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The New PrometheansFaith, Science, and the Supernatural Mind in the Victorian Fin de Siécle$
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Courtenay Raia

Print publication date: 2019

Print ISBN-13: 9780226635217

Published to Chicago Scholarship Online: May 2020

DOI: 10.7208/chicago/9780226635491.001.0001

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The Culture of Proof and the Crisis of Faith

The Culture of Proof and the Crisis of Faith

(p.15) Chapter One The Culture of Proof and the Crisis of Faith
The New Prometheans

Courtenay Raia

University of Chicago Press

The nineteenth century saw the scientific revolution come sweeping through the common culture, not just as technology or worldview, but more intimately, as a personal standard of truth. The Victorian "crisis of faith" finds its authenticity in this space of private conscience, as the new premium on evidence undercut belief without proof. But rather than a war between science and religion, most Victorians were battling over the terms of the peace. Institutional defenders sought an amicable division between clerical and academic authority, upholding what they could of social norms. Reformers pushed for a harder reconciliation between science and spirituality, dissatisfied with the status quo. Victorian spiritualism arrived on cue in 1852. Inside the séance circle, evidence and belief could advance together, letting faith rise with the fortunes of positivism. While spiritualism was highly customizable, it was still one overarching movement, hoping for a truth that could be shared. That convergence never came, but aspects of its epistemological project (proof of the unseen) carried forward with psychical research in the scientific idiom of consciousness. The Society for Psychical Research (1882) was the culminating effort by Victorian intellectuals to heal divided knowledge, putting synthesis not separation at the heart of modernity.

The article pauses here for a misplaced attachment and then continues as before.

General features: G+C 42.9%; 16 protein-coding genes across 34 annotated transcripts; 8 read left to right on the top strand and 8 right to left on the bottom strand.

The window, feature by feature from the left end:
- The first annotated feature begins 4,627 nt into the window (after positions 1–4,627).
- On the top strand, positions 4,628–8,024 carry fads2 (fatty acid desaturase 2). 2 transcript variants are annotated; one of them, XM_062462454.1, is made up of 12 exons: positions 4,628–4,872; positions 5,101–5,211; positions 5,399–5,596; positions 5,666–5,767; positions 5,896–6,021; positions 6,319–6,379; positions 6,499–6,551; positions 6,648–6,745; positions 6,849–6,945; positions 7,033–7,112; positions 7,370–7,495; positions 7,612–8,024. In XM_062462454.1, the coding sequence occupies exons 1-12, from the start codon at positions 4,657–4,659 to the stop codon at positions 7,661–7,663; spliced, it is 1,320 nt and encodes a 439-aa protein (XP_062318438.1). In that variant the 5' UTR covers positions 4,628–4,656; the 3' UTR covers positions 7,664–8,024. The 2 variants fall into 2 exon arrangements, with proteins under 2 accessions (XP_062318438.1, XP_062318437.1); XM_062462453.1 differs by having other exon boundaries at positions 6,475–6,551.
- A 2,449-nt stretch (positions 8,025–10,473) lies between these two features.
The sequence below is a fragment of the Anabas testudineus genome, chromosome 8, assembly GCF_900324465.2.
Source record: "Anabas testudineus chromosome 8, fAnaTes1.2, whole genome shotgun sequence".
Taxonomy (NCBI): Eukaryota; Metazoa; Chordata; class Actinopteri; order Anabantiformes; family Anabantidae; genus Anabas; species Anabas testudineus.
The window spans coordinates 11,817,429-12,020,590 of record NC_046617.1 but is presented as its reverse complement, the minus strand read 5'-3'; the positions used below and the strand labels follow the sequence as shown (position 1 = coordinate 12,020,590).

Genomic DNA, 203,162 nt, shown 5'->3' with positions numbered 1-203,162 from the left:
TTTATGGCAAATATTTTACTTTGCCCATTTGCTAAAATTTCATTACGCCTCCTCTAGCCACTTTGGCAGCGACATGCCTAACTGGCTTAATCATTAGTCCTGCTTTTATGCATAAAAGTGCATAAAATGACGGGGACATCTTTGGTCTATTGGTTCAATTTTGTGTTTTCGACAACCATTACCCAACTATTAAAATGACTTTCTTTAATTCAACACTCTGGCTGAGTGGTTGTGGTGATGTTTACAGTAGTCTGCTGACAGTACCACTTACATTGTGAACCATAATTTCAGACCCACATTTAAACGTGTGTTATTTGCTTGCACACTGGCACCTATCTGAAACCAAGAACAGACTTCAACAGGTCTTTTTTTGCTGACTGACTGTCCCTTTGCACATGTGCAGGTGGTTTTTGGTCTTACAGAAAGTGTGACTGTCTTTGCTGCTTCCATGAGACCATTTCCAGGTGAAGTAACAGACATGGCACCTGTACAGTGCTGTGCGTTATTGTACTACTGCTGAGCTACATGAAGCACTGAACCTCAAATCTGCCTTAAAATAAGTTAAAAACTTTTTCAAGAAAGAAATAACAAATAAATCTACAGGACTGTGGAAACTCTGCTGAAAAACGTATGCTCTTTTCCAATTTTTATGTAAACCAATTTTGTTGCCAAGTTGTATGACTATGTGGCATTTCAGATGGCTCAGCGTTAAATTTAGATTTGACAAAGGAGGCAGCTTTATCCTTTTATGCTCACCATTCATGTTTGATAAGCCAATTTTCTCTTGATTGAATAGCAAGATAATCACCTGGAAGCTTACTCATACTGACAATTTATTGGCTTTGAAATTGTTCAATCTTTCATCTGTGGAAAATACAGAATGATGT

Keywords:   nineteenth-century spiritualism, psychical research, positivism, crisis of faith, the science and religion wars, epistemology and truth, culture wars, religious reform, popularization of science

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